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Blood & Beauty Paperback – 3 Apr 2014

4.3 out of 5 stars 159 customer reviews

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Product details

  • Paperback: 544 pages
  • Publisher: Virago (3 April 2014)
  • Language: English
  • ISBN-10: 184408745X
  • ISBN-13: 978-1844087457
  • Product Dimensions: 13 x 3.5 x 19.7 cm
  • Average Customer Review: 4.3 out of 5 stars  See all reviews (159 customer reviews)
  • Amazon Bestsellers Rank: 32,182 in Books (See Top 100 in Books)

Product Description

Review

A wonderful novel - taking you deep into the world of Renaissance passion and the Renaissance papacy. Part of me was happily lost in the time travel, part of me repeatedly struck by how vividly ancient Rome met modern Rome, and how the city of history came to life. (Mary Beard)

Blood & Beauty is a fascinating read full of vivid detail and human pathos. Dunant opens a window into the extraordinary machinations and skullduggery of the Borgias and provides us with a richness of description that beautifully locates them within their own time. (Amanda Foreman)

What a marvellous feast of vices and desires Sarah Dunant gives us in Blood & Beauty - lust and ambition, passion and power, destiny born and bought. The Borgias are arguably the most intriguing and ruthless family in all of history, and Dunant brings them ravishingly, bristlingly to life. Absolutely convincing on every page. I was enthralled. (Paula McLain, author of The Paris Wife)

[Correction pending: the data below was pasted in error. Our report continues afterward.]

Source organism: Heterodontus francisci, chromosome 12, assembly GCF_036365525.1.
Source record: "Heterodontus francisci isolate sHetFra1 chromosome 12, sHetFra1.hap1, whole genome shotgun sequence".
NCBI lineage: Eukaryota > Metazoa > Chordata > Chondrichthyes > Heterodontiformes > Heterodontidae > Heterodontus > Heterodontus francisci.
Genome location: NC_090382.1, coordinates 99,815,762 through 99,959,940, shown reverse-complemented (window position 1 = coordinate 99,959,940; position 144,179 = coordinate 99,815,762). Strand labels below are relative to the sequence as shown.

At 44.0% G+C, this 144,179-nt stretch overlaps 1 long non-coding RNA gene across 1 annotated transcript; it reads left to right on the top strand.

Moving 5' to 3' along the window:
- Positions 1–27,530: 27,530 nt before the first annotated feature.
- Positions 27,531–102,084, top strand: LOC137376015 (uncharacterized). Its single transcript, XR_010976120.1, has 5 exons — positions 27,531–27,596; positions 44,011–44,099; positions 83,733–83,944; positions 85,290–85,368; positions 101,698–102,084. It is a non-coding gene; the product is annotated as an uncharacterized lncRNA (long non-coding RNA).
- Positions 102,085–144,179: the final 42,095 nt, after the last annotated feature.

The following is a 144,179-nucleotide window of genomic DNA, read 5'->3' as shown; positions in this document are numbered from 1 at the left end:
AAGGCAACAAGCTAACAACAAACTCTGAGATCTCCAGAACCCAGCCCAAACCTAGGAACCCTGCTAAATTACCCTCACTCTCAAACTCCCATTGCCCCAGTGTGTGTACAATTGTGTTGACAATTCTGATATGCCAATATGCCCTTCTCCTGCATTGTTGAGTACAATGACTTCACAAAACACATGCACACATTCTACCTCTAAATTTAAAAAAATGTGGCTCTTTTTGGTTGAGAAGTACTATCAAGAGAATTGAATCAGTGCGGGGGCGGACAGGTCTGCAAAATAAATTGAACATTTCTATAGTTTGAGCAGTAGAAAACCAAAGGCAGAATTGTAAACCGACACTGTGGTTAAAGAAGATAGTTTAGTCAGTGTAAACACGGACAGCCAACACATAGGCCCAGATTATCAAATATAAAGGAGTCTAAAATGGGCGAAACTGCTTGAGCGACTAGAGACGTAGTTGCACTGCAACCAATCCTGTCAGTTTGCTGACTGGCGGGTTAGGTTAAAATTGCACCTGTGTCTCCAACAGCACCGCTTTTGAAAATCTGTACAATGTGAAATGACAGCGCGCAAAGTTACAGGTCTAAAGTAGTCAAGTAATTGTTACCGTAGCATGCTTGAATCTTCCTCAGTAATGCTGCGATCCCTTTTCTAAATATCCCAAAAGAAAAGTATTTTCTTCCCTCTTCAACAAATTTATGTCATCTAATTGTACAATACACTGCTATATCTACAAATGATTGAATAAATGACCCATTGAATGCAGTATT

An ambitious, thrilling read from a novelist at the height of her powers. The Borgias leap from the page . . . the book offers total immersion in an alien Rome (The Times)

Book Description

Acclaimed novelist of the Italian Renaissance Sarah Dunant now takes on the era's most infamous family: the Borgias.

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Top Customer Reviews

Format: Kindle Edition Verified Purchase
This is a wonderfully engaging re-telling of the Borgia family story from Roderigo's election as Pope Alexander VI in 1492 to Lucrezia's third marriage into the d'Este family in 1502. Dunant resists just churning out the usual scurrilous stories of incest, poisoning, murder and decadence, and instead offers a more complex tale of complicated politics and characters.

The narrative is marked by a sly wit: `the Pope sits in darkness in his bedchamber. Recently his legs have been causing him trouble. Perhaps he is not used to spending so much time on his knees', and is clear-sighted about the characters: `To be lauded as a hero for a battle that everyone knows you didn't win could be a burden as much as a triumph. Juan, however, manages to remain oblivious'.